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Expression of two genes of unknown function, Staphylococcus aureus scdA and Neisseria gonorrhoeae dnrN, is induced by exposure to oxidative or nitrosative stress. We show that DnrN and ScdA are di-iron proteins that protect their hosts from damage caused by exposure to nitric oxide and to hydrogen peroxide. Loss of FNR-dependent activation of aniA expression and NsrR-dependent repression of norB and dnrN expression on exposure to NO was restored in the gonococcal parent strain but not in a dnrN mutant, suggesting that DnrN is necessary for the repair of NO damage to the gonococcal transcription factors, FNR and NsrR. Restoration of aconitase activity destroyed by exposure of S. aureus to NO or H2O2 required a functional scdA gene. Electron paramagnetic resonance spectra of recombinant ScdA purified from Escherichia coli confirmed the presence of a di-iron center. The recombinant scdA plasmid, but not recombinant plasmids encoding the complete Escherichia coli sufABCDSE or iscRSUAhscBAfdx operons, complemented repair defects of an E. coli ytfE mutant. Analysis of the protein sequence database revealed the importance of the two proteins based on the widespread distribution of highly conserved homologues in both gram-positive and gram-negative bacteria that are human pathogens. We provide in vivo and in vitro evidence that Fe-S clusters damaged by exposure to NO and H2O2 can be repaired by this new protein family, for which we propose the name repair of iron centers, or RIC, proteins.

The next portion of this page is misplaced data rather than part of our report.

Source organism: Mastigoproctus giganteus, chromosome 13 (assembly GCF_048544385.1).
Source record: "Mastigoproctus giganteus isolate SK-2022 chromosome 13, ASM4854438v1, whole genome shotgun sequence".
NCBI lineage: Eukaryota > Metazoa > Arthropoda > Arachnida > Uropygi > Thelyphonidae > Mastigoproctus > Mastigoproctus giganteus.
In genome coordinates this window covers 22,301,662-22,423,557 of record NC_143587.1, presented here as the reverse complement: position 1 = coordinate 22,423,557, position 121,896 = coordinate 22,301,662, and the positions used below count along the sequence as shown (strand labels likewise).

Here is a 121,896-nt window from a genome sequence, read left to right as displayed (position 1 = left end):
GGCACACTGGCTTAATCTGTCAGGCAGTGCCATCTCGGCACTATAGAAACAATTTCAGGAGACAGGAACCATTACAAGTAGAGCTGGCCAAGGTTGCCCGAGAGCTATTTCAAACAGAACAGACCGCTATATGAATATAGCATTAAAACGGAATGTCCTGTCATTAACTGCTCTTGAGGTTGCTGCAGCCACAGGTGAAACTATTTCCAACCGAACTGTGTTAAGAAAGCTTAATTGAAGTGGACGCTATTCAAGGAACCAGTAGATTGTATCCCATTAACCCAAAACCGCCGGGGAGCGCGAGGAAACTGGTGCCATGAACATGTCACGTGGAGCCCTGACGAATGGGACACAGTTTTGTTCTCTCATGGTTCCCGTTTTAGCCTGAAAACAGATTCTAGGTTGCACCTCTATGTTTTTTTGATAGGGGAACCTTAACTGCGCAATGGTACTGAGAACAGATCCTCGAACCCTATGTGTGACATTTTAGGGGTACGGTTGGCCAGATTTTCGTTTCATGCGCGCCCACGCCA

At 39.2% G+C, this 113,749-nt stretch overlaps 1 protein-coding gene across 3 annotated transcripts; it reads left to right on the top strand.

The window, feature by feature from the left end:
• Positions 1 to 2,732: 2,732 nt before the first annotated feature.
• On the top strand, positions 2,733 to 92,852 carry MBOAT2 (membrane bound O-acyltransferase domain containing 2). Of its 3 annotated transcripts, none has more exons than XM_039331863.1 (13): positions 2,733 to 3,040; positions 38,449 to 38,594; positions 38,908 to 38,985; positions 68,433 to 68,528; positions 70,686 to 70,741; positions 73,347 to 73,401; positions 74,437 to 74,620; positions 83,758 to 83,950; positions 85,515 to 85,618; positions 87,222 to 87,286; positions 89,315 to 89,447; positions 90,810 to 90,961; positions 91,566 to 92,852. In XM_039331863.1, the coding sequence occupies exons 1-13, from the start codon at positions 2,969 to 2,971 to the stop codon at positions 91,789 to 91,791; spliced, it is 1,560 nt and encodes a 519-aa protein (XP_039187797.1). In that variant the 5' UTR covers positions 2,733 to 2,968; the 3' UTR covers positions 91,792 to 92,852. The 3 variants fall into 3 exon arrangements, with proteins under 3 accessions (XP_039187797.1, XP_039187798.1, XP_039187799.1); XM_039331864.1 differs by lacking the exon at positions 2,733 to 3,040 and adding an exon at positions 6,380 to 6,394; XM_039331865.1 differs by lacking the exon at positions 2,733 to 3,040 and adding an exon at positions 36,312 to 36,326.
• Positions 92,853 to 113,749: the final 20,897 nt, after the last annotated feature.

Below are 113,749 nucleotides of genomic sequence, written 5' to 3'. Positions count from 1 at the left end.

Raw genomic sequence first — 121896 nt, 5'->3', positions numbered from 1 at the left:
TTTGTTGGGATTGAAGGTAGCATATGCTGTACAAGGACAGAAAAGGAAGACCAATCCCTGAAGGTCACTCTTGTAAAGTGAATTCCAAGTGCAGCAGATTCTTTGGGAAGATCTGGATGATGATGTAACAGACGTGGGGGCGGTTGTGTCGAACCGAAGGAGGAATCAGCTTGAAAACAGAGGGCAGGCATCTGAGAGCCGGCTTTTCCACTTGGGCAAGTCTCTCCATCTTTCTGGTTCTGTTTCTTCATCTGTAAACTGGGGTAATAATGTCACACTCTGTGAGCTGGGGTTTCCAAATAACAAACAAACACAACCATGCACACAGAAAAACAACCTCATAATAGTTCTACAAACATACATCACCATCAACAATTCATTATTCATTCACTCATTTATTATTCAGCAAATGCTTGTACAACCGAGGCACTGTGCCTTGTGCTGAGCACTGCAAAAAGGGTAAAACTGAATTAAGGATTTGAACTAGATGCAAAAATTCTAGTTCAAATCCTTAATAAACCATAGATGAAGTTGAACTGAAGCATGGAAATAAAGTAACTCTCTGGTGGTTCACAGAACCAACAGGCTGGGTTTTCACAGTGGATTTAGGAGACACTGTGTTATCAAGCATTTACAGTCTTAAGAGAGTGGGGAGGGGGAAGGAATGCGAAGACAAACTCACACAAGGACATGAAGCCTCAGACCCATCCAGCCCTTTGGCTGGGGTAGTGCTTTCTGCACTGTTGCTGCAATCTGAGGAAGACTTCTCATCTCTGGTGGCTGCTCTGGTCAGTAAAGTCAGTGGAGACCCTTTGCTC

Neutrophils and macrophages of the mammalian immune system produce reactive oxygen and reactive nitrogen species that have important roles in killing pathogenic bacteria by damaging such cellular components as DNA, lipids, and proteins. Particularly vulnerable to inactivation are iron-sulfur (Fe-S) proteins, which were among the first catalysts used by nature (19). They participate in numerous cellular processes in virtually all organisms where they fulfill crucial redox, catalytic, and regulatory functions (1, 21, 28). Specialized systems have evolved that facilitate the assembly and insertion of Fe-S clusters into proteins, namely, the products of isc, suf, and csd operons (12, 13, 21). Analysis of bacterial genomes shows that one or more of these systems can be present in any organism for the in vivo maturation of Fe-S proteins. The isc operon encodes several proteins that are necessary for de novo synthesis, and at least one of them, IscS, is proposed to be required for cluster repair (9). The Suf system sustains Fe-S cluster biogenesis during iron starvation and oxidative stress (9, 38, 40), and CSD is proposed to act as a sulfur-generating system (34). Despite their established roles in pathogen survival, little is known about how oxidative and nitrosative damage to Fe-S clusters is repaired since so far only IscS is proposed to have such a function (9, 46, 58).